Investment advisor’s claim for $1.6 million in bad-faith damages denied by top court

Advisor went to Supreme Court of Canada after appeal court reduced $2.2 million in wrongful dismissal damages to $600,000
|employmentlawtoday.com|Last Updated: 04/18/2011

An Alberta financial advisor has had his bid for $1.6 million in wrongful dismissal damages denied by the Supreme Court of Canada.

Kurt Soost was an investment advisor for Merrill Lynch, who was recruited from a competitor by Merrill Lynch’s predecessor in the summer of 1998. In the spring of 2001, Merrill Lynch fired Soost for cause, claiming he had failed to comply with industry standards. Soost found new employment as a financial advisor about three weeks later, but only a small portion of his client base — worth about $150 million at the time of his dismissal — followed him.

Soost sued Merrill Lynch for wrongful dismissal and sought damages for, among other things, the loss of his clients. In October 2009, the Alberta Court of Queen’s Bench awarded him $600,000 for one year’s pay in lieu of notice as well as an extra $1.6 million in bad-faith damages for the way he was terminated and the damage it potentially caused his career by not giving him an opportunity to improve or act to protect his reputation. In his position as an investment advisor, being terminated for cause and without notice was so devastating to Soost’s book of business that one year’s earnings was insufficient to compensate him, said the court.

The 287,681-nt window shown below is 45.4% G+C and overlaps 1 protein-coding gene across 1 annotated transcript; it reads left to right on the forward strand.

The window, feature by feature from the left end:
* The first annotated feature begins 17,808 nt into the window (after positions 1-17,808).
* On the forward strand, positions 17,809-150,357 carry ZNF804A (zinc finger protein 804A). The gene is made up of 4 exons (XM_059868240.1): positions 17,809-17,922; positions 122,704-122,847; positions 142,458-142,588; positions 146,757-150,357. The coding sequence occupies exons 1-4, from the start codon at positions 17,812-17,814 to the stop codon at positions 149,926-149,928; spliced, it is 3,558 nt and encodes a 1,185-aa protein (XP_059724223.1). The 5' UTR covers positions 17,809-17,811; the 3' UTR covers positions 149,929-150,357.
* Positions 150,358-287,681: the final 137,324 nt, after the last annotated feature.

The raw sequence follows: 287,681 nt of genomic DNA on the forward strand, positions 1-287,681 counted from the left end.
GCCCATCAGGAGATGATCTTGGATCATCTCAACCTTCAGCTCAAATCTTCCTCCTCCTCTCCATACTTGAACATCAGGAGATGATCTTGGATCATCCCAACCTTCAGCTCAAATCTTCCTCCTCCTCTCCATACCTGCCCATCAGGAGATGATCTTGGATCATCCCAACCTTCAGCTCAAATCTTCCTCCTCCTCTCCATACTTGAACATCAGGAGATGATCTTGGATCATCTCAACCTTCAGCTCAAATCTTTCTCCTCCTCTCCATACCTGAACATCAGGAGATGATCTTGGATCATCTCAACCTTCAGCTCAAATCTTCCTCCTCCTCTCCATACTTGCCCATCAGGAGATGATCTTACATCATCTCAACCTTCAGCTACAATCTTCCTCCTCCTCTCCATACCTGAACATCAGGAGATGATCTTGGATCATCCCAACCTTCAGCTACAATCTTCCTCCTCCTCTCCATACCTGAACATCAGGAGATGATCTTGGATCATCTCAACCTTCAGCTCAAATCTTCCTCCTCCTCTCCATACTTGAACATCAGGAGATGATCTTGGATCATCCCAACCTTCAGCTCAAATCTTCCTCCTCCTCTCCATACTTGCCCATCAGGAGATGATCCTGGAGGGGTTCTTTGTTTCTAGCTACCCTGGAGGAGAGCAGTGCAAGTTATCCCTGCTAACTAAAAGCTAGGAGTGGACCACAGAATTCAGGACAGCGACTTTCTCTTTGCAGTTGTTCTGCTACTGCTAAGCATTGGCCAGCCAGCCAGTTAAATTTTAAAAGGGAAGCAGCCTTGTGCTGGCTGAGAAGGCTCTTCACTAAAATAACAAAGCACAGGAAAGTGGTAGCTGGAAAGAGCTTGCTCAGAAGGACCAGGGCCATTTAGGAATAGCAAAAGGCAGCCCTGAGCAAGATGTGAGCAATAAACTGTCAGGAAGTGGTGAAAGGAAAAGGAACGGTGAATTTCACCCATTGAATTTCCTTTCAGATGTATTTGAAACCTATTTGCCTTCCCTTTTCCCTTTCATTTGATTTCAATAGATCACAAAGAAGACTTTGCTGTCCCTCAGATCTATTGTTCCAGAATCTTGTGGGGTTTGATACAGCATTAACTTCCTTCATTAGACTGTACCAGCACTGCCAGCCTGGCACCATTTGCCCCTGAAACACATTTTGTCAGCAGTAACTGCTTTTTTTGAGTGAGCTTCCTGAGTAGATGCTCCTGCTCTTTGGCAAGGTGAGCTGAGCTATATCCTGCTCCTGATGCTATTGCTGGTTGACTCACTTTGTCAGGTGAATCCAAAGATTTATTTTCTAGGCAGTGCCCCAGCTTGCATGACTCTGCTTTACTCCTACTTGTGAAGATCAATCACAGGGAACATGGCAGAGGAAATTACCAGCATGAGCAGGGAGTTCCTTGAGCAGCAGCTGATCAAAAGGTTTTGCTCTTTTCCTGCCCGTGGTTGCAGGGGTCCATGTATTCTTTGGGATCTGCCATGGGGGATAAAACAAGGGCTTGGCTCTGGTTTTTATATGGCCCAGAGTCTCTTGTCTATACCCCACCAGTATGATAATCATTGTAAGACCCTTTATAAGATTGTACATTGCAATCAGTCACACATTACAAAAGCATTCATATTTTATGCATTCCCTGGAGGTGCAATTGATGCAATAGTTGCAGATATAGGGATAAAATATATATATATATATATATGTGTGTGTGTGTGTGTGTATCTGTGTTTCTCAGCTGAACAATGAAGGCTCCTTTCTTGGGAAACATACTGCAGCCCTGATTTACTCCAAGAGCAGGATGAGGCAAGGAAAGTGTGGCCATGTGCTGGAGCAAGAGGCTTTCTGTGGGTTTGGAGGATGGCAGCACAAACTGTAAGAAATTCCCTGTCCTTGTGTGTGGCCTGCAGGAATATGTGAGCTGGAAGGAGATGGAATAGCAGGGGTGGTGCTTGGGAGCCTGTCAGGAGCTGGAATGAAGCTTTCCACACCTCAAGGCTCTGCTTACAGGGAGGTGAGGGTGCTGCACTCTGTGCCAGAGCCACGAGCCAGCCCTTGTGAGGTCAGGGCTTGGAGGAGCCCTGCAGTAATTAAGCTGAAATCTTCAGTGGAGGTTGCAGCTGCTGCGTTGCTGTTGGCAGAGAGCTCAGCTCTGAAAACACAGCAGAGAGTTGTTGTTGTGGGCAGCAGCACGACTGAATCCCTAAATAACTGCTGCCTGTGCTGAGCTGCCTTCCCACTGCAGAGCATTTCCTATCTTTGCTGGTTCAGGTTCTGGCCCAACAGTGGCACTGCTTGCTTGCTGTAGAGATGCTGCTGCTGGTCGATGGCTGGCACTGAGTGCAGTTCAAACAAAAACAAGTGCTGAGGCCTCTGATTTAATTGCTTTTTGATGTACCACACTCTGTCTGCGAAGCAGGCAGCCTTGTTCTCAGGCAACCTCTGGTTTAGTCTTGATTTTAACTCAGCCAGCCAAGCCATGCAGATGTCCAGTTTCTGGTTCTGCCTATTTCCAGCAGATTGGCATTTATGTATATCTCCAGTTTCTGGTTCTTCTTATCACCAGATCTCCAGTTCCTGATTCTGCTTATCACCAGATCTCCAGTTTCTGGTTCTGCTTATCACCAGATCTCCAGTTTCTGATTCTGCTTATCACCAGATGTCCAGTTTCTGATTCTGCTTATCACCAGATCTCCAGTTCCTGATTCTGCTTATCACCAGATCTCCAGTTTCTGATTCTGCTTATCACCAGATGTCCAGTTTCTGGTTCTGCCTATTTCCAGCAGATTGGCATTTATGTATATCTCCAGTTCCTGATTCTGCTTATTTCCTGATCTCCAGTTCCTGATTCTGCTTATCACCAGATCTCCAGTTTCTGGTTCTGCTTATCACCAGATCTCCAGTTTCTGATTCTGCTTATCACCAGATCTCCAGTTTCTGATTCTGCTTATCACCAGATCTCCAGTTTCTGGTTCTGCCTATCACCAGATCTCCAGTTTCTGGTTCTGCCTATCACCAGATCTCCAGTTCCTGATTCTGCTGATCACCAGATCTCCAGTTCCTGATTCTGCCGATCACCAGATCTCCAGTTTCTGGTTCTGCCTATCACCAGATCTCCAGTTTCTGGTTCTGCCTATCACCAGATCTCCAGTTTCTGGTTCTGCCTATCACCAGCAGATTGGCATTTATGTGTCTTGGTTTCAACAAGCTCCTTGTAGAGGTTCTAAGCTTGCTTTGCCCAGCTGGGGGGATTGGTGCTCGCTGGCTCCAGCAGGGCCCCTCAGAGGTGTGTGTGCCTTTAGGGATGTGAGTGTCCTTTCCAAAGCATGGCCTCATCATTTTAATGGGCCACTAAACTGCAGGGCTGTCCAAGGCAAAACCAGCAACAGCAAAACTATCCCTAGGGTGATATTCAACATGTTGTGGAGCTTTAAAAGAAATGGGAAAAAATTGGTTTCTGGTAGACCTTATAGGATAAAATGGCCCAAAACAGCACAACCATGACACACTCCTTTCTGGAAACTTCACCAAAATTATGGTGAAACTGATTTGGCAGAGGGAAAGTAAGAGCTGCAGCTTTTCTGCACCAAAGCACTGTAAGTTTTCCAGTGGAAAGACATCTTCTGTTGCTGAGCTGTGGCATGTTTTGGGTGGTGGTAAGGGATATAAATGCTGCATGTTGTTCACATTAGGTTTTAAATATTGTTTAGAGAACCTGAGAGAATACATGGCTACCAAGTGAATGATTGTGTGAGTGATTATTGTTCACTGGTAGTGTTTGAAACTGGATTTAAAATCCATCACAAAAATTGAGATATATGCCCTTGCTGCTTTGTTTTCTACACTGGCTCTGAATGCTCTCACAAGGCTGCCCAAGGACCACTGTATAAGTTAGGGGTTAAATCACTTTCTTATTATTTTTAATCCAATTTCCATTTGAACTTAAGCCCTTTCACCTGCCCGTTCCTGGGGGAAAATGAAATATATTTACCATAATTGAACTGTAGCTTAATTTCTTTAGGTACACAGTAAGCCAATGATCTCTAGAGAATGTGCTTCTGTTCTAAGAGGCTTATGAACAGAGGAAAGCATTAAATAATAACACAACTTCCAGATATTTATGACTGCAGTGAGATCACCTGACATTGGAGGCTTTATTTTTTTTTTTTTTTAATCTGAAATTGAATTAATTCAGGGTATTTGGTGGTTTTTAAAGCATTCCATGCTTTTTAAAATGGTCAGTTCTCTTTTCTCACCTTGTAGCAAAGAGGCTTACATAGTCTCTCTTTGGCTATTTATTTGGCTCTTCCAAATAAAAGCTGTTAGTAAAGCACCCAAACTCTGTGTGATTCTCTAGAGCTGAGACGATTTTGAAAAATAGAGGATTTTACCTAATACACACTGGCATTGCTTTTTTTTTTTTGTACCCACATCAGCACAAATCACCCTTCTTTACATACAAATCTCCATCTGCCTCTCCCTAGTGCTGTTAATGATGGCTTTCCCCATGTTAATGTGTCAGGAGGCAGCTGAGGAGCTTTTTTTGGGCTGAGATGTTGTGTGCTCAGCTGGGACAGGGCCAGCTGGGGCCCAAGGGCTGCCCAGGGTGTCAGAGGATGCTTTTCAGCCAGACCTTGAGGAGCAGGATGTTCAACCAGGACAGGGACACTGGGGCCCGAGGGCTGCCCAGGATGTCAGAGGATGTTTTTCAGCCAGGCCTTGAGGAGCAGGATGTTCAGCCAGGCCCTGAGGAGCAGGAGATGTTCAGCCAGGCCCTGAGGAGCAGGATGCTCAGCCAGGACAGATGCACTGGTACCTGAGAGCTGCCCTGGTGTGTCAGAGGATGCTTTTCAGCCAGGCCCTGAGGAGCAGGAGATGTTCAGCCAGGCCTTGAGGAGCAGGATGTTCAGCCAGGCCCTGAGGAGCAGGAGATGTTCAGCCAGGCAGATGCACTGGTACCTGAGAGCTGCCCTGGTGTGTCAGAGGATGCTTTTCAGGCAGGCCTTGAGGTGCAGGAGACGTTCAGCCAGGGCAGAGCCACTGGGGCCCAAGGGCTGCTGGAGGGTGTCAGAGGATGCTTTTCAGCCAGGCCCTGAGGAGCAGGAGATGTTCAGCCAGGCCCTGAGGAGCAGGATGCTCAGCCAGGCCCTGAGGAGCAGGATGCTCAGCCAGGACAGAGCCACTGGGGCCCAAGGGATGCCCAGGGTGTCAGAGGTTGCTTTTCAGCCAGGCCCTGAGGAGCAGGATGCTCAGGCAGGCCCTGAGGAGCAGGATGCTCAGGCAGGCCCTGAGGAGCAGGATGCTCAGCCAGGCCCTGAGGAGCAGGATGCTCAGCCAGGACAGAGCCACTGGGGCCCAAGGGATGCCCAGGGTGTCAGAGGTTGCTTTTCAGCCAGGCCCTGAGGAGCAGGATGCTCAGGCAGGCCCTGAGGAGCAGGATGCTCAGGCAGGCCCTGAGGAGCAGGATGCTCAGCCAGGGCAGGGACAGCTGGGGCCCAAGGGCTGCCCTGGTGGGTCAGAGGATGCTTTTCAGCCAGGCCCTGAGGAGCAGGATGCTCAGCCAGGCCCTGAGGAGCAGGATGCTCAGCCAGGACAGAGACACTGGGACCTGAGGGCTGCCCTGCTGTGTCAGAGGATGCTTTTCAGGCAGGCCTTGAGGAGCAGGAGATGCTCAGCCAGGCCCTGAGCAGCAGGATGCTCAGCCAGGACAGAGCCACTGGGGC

However, last summer, the Alberta Court of Appeal overturned the $1.6 million extra award while upholding the one year’s pay in lieu of notice. The appeal court found the employer had the right to dismiss an employee who was hired for an indefinite period at any time as long as adequate notice, or pay in lieu of notice, was provided. There might be sound reasons for the dismissal, such as an economic downturn, but the reasons can also be “whimsical” or “inexplicable,” as long as proper notice or pay in lieu of notice is provided, said the appeal court. The appeal court equated the extra damages as “double counting” for pay in lieu of notice.

Soost vowed to fight on, taking his case to the Supreme Court of Canada. However, last week Canada’s top court rejected his arguments and denied leave to appeal.

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